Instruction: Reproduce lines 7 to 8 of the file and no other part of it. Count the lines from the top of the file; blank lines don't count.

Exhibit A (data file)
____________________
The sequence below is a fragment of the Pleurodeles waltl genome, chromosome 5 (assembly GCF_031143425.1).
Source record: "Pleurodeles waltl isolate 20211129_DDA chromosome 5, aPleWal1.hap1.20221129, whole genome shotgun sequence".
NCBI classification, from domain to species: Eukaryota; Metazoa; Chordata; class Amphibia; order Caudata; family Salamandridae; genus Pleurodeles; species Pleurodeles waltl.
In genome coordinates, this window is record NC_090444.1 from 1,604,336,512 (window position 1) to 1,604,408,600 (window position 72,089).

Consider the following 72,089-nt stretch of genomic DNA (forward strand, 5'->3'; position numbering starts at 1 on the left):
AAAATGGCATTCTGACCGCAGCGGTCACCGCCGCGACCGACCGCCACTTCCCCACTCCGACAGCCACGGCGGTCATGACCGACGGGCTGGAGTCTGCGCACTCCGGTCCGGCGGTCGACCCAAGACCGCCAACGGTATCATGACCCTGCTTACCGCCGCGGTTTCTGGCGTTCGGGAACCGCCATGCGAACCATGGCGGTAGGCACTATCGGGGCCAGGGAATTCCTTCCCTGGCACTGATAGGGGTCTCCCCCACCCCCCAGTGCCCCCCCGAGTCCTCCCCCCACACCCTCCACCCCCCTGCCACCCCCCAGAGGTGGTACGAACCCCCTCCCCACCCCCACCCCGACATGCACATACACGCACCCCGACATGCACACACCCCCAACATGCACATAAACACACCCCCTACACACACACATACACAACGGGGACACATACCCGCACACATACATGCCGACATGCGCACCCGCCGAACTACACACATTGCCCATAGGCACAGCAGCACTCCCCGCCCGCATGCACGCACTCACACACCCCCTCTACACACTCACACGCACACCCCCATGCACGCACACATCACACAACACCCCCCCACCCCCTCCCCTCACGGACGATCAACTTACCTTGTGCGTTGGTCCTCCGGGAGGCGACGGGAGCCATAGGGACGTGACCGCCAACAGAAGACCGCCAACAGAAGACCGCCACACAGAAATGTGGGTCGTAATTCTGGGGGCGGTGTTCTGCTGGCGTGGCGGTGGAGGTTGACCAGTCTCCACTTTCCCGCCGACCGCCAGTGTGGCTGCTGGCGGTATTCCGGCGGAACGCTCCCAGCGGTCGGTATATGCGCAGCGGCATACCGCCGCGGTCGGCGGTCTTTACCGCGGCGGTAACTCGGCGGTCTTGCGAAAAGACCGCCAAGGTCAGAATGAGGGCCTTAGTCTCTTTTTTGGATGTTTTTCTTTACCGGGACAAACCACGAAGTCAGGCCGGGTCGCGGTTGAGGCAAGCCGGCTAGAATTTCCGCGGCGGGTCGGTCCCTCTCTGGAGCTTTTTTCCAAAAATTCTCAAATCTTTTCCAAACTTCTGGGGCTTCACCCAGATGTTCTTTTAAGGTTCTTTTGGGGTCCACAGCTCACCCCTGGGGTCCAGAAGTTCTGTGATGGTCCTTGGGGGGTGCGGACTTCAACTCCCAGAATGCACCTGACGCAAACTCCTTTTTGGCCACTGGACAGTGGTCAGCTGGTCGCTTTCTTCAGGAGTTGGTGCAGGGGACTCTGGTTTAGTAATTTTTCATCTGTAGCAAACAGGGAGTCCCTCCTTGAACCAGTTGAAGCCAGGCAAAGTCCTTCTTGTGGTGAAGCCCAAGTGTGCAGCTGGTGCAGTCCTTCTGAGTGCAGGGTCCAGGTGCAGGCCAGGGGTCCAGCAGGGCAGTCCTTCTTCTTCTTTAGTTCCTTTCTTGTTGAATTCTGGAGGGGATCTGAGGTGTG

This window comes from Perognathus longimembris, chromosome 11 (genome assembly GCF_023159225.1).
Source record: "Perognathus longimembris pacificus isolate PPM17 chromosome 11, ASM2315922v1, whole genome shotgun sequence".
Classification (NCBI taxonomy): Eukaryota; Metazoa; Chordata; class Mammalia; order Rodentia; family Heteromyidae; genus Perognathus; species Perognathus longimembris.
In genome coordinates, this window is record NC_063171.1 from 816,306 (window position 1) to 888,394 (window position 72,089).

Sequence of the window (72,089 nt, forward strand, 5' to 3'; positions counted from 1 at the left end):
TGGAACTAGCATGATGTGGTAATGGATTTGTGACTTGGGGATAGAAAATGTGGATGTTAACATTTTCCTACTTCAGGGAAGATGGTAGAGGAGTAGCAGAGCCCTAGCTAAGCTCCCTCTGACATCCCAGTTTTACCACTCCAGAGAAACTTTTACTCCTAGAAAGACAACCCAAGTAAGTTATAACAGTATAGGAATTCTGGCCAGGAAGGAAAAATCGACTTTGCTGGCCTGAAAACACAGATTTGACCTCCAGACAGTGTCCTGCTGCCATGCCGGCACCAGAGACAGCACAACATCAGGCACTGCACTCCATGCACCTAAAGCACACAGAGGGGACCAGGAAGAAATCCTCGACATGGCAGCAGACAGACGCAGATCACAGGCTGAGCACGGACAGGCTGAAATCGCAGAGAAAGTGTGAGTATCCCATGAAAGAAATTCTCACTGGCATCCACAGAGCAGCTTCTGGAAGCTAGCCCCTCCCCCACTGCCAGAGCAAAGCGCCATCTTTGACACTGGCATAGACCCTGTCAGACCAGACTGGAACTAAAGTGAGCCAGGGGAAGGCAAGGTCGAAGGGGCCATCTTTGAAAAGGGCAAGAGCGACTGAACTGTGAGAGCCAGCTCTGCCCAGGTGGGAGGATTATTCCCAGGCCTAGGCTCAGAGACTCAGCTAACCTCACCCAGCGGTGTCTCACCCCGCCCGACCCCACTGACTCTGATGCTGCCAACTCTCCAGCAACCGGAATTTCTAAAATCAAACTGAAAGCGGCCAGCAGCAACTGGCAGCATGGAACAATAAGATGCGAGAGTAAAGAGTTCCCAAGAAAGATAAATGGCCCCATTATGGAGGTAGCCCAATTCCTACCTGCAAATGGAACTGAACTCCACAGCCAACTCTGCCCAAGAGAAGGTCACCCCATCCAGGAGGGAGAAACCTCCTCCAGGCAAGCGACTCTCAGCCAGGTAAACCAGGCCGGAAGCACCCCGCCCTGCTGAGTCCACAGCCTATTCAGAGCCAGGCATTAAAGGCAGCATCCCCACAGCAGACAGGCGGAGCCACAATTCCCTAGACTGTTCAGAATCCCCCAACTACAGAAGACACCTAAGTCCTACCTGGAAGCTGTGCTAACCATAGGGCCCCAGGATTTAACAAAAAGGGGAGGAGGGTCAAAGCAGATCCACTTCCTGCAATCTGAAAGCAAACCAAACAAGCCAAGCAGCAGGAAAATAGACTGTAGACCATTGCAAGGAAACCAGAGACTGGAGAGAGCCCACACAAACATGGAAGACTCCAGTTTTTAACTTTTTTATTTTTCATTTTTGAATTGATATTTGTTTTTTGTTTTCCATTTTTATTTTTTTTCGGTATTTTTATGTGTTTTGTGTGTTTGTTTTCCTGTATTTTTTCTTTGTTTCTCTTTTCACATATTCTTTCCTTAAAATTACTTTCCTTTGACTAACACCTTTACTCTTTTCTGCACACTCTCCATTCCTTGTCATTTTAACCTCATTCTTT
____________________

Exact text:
This window comes from Perognathus longimembris, chromosome 11 (genome assembly GCF_023159225.1).
Source record: "Perognathus longimembris pacificus isolate PPM17 chromosome 11, ASM2315922v1, whole genome shotgun sequence".